d/dx (y’) = d/dx (-x/y) (or)

y” = d/dx (-x/y)

By quotient rule,

y” = [ y d/dx (-x) – (-x) d/dx (y) ] / y2

= [-y + xy’]/y2

Substitute y’ = -x/y,

y” = [-y + x (-x/y) ] / y2

= [-y2 – x2]/y3

Answer:The second implicit derivative is, y” = [-y2 – x2]/y3.

## FAQs on Implicit Differentiation

### What is Implicit Differentiation?

Implicit differentiation is the process of differentiating an implicit function which is of the form f(x, y) = 0 and finding dy/dx. To find it,

• Differentiate both sides of f(x, y) = 0 with respect to x
• Apply usual derivative formulas to differentiate the x terms
• Apply usual derivative formulas to differentiate the y terms along with multiplying the derivative by dy/dx
• Solve the resultant equation for dy/dx (by isolating dy/dx).

### How to Find Implicit Derivative?

To find the implicit derivative of an equation, for example, say, x2 + sin (y) = 0:

• Take the derivative with respect to x on both sides.
Then we get d/dx(x2) + d/dx (sin y) = 0.
• Multiply by dy/dx wherever we are differentiating something with y.
2x + cos y dy/dx = 0.
• Solve it for dy/dx.
cos y dy/dx = -2x
dy/dx = -2x/cos y

### How to Do Implicit Differentiation With Trig Functions?

When we do the implicit differentiation of trig functions, then just apply the normal trig derivatives such as d/dx(sin x) = cos x, d/dx(cos x) = – sin x, etc and then apply chain rule. It means we should multiply the actual derivative by the derivative of the inside function. For example, d/dx (sin y2) = cos y2 d/dx (y2) = 2y cos y dy/dx.

### What are Implicit Differentiation Rules?

While finding an implicit derivative, we just differentiate an equation in terms of x and y on both sides with respect to x, use dy/dx also whenever we are differentiating something with y, and solve the resultant equation for dy/dx.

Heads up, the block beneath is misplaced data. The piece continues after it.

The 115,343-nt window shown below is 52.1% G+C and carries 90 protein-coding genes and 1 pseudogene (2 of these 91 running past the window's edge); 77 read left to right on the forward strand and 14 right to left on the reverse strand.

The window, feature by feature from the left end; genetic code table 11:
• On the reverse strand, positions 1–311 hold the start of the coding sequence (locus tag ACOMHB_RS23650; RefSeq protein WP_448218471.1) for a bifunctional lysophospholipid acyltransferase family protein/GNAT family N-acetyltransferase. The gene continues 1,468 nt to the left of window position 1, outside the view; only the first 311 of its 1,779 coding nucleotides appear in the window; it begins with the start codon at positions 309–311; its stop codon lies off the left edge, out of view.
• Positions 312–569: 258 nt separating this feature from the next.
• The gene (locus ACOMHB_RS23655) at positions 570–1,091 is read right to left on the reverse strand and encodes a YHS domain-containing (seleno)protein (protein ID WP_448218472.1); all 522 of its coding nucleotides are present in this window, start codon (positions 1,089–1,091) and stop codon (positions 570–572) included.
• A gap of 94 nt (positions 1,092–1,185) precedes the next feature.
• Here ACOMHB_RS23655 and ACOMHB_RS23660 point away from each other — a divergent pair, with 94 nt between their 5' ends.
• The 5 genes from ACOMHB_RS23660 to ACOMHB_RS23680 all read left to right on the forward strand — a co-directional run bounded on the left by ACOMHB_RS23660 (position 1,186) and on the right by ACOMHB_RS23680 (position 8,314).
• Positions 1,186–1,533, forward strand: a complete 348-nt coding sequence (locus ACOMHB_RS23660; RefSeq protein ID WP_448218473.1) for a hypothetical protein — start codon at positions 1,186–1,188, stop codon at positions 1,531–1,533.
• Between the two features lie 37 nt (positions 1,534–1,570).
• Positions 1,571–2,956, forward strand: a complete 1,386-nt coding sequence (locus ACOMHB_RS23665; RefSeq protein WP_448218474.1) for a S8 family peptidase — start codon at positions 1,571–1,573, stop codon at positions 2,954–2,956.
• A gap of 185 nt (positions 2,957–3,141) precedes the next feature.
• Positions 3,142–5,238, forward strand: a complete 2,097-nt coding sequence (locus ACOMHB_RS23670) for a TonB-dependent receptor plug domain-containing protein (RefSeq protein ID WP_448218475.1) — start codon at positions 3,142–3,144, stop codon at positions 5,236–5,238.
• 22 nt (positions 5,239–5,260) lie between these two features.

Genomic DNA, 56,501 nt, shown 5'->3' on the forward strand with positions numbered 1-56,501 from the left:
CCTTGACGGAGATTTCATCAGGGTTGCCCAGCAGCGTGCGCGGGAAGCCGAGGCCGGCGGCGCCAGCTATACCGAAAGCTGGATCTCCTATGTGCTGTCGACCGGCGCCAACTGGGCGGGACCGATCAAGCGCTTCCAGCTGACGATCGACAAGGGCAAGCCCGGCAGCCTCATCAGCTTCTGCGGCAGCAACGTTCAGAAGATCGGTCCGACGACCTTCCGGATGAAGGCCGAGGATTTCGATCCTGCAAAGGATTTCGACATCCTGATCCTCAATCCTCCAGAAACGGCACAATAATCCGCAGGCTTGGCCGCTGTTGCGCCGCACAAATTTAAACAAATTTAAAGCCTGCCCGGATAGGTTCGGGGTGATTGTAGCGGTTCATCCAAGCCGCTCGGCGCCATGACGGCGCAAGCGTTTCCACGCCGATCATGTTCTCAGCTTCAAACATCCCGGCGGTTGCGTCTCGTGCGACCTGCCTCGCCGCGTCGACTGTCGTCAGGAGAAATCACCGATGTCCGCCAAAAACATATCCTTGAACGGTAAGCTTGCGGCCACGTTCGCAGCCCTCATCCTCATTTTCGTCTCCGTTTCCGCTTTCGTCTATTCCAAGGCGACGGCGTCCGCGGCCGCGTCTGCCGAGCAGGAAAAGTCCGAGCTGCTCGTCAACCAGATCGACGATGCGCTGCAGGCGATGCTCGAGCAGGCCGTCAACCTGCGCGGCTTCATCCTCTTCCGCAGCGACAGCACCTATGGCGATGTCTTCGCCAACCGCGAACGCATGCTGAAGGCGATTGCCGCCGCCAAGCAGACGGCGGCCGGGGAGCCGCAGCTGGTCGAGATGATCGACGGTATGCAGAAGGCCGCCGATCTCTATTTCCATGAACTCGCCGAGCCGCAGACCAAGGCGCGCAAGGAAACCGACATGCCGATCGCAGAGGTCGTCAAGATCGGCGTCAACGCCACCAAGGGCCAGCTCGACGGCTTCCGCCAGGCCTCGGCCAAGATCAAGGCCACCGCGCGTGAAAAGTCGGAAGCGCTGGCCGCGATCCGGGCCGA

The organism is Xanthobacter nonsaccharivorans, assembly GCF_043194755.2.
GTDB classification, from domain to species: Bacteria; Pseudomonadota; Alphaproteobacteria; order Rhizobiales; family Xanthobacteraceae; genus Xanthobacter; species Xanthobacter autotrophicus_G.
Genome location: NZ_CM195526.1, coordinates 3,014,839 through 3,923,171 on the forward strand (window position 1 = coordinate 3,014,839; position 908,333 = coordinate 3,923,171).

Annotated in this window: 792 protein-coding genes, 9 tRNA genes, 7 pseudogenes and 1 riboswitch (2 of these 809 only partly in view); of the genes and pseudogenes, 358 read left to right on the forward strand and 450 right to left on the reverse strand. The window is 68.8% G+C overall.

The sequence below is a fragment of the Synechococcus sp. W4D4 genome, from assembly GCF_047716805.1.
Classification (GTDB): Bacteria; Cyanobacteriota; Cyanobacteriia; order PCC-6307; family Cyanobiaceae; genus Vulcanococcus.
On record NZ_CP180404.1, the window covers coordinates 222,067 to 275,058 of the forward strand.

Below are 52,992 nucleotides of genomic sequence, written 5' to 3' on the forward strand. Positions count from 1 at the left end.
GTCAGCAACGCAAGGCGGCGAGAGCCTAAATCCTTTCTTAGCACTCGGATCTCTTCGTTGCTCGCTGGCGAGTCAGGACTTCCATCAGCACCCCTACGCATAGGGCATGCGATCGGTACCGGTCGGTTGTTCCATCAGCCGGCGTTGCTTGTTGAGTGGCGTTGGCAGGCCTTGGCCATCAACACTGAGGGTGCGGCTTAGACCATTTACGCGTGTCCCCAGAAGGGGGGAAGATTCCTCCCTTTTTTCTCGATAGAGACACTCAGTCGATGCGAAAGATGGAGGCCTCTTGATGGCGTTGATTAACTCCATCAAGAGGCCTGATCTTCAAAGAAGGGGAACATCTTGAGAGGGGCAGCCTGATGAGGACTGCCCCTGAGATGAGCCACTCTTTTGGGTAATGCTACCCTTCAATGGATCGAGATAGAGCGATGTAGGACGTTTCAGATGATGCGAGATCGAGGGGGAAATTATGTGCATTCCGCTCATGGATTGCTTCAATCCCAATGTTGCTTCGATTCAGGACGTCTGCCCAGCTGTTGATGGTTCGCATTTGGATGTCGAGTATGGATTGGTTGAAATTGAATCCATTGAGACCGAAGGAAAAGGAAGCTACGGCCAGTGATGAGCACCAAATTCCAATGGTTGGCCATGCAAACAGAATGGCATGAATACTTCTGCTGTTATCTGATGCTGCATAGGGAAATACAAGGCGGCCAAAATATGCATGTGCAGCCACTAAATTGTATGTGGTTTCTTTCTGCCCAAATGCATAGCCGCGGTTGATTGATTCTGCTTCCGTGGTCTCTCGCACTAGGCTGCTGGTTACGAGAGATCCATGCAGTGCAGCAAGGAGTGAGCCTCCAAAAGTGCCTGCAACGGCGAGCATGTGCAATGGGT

### What is Implicit Differentiation Meaning?

The meaning of implicit differentiation, as its name suggests, is the process of differentiating an implicit function f(x, y) = 0 and finding the derivative dy/dx. To know how to do implicit differentiation

### How to Find Second Implicit Derivative?

When an implicit function f(x, y) = 0 is given, use the process of implicit differentiation to find the first derivative dy/dx (or) y’. We then differentiate the first derivative y’ with respect to x on both sides to find the second implicit derivative. In this process, we may have to use the answer of y’ also.

### What is Implicit Differentiation Formula?

There is no specific formula for doing implicit differentiation. Instead, we just differentiate the function on both sides without ignoring the chain rule and solving the resultant equation for dy/dx. Wherever we differentiate something with y, just multiply the derivative by dy/dx also.

## Implicit vs Explicit

A function can be explicit or implicit:

Explicit: “y = some function of x”. When we know x we can calculate y directly.

Implicit: “some function of y and x equals something else”. Knowing x does not lead directly to y.

## How to do Implicit Differentiation

• Differentiate with respect to x

Again, all we did was differentiate with respect to y and multiply by dy/dx

## Explicit

Let’s also find the derivative using the explicit form of the equation.